Tony Wagner, a professor at Harvard, has published a book titled “The Global Achievement Gap: Why even our best schools don’t teach the new survival skills our children need — and what we can do about it.” I had heard that we were mentioned in the book, but I figured it was just a passing reference, and I hadn’t gotten around to looking at it. Then in the last couple weeks, we have had a bunch of people wanting to visit our school because they read Tony Wagner’s book. It’s actually been more enthusiasm than I’ve ever really noticed before. So I thought I’d check out the book. I read the passage about High Tech High this morning.
First of all, if our school is half as good as Tony describes, then we’re really doing well. I think in some ways he exagerates to make a point, because no school could be as good as what he says. What is cool though, is that he describes us as I think we wish we were, as we aspire to be, and as we are in our best moments. He really captures the vision of where we are trying to get, and that is nice to read.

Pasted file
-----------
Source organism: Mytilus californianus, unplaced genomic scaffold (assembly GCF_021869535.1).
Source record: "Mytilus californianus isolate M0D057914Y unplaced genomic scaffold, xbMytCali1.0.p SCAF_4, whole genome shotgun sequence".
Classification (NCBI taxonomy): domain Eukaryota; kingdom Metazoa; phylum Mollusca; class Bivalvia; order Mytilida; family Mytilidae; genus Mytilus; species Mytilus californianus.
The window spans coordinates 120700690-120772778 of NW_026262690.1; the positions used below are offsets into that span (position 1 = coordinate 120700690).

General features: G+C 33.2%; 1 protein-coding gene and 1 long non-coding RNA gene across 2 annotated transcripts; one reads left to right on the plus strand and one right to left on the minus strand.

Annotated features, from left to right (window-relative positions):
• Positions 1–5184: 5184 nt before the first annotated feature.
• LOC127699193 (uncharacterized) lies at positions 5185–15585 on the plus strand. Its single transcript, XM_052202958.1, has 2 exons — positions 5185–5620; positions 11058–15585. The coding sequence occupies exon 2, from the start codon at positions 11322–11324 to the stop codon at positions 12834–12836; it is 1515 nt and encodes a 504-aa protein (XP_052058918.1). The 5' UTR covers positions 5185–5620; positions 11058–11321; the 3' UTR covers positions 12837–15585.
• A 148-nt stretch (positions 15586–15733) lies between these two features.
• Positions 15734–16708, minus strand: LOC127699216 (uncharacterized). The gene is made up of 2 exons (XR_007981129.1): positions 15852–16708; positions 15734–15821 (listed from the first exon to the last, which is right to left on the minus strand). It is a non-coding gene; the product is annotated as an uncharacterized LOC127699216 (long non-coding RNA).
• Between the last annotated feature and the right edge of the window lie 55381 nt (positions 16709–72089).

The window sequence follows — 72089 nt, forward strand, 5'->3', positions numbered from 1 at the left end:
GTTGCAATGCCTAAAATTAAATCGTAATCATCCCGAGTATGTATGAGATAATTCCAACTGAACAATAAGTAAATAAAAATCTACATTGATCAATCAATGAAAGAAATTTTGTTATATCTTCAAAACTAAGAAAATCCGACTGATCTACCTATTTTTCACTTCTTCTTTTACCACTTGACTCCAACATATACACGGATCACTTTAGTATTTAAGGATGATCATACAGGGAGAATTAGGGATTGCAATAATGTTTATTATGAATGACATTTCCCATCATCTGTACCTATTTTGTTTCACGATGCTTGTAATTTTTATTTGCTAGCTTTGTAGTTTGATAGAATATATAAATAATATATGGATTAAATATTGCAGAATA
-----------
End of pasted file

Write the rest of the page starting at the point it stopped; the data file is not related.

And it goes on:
My only regret about the passage is that when he described some great teacher projects, he did not name Cortney Golub, Jeff Robin, and the other teachers by name.
More to come on his idea of the “Seven Survival Skills for Teens Today” (Critical thinking and problem solving, collaboration across networks and leading by influence, agility and adaptability, initiative and entrepreneurialism, effective oral and written communication, accessing and analyzing information, and curiosity and imagination).
Finally, this quote from Ruth Garcia, an alum who was a senior in 2007.
“I’m a lot more confident now,” she continues. “I know I can take a college course [Ruth leaves school three mornings a week to take a college French class] and have a career. . . . Neither of my parents went to college. I make them proud. We rent a really small house. Some day, I’d like to buy them one of their own.”
That’s the part about the tears shed this morning.